At the trial, on March 21, 1888, respondents, to sustain the issues on their part, introduced evidence, in substance, as follows: John McGowan testified that his age was twenty years; that he had two brothers and a sister, viz.: James McGowan, eighteen years; Mary McGowan, seventeen years of age, and Michael McGowan, ten years of age, and that witness was sixteen when his father Michael died; that his mother died some time before his father was killed; that they lived in south St. Louis when his father died, and had lived there as long as he could remember; that he and his brother James are employed by the Western Steel Company (the same works formerly operated by the St. Louis Ore & Steel Company); that his sister is earning wages as a house servant, and that his younger brother is in an orphan asylum; that in December, 1883, his father worked for the St. Louis Ore & Steel Company, and lost his life by falling down a shaft, -- it was on the tenth day of December, 1883; that he was forty years of age; witness was also working for the St. Louis Ore & Steel Company at the time of the accident; witness saw him shortly after the accident, but he was unconscious; was not present when the accident occurred; he died on the day of the accident at the Alexian Brothers' hospital, to which place he was removed by respondents; he was buried by the family, the expenses of hospital and burial being paid out of the wages due him and the furniture that was sold. Deceased had just gone on duty for the morning when he was killed; he started to go to work at about three o'clock that morning. He was paid by the ton, and had been earning about $ 3 a day.

On cross-examination witness testified that his father left some property; that he owned the dwelling-house in which he lived, also a tenement house which he let to tenants for rent, also a store in East St. Louis. Witness, his brother James, and his sister, were all earning wages. There was a mortgage on all the real estate; the property in Missouri was sold and brought nothing over the mortgage; the Illinois property had not yet been sold. His father was killed on Monday morning; Saturday had been his day off; he had been at work Friday; had been at work for the ore and steel company since March; was killed in December; during all this time he had been doing the same kind of work, pushing buggies.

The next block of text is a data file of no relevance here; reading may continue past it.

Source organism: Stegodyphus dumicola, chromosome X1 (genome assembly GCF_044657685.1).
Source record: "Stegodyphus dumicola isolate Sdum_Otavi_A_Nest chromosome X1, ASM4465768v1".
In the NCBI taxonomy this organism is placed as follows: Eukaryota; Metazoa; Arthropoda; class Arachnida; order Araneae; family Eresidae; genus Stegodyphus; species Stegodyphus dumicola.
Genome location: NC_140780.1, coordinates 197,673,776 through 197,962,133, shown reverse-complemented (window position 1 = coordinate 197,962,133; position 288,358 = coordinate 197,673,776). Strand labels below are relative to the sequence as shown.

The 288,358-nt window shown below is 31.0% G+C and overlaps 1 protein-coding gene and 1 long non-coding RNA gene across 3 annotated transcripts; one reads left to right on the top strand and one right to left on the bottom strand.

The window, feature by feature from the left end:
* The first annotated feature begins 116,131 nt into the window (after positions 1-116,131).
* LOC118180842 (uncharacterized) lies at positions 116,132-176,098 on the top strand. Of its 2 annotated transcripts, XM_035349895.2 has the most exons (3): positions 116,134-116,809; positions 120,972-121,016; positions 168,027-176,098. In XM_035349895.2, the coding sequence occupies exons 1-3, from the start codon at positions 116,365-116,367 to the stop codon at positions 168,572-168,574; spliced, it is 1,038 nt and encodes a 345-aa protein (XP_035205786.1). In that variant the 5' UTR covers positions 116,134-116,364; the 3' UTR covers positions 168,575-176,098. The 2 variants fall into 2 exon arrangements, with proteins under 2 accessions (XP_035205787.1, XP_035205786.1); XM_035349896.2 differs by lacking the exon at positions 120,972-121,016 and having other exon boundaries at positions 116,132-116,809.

On re-examination witness stated that the Carondelet property had been swept away by mortgages, and that the creditors were now proceeding to sell the East St. Louis property, and that there was nothing left for his children.

Patrick Quinn testified that in December, 1883, he was working for the ore and steel company in the converting department of the Vulcan works, on the charging floor, and about fifty feet above the ground floor, about three or four ordinary stories high. Witness went to work about four o'clock on Monday morning, December 10, 1883; it was still dark; Michael McGowan was there; he worked on the same floor; witness was engaged in charging cupolas. Peterson was the superintendent of the whole works, Shea was the boss or foreman of the works, Shaneyman was the select foreman; he was the boss charger; was the first man on the floor. "My duty was charging cupolas with pig-iron which we got from the hoist or elevator, which was on the north part of the floor. The iron was brought up the elevator on iron buggies; one man could push an empty buggy, but...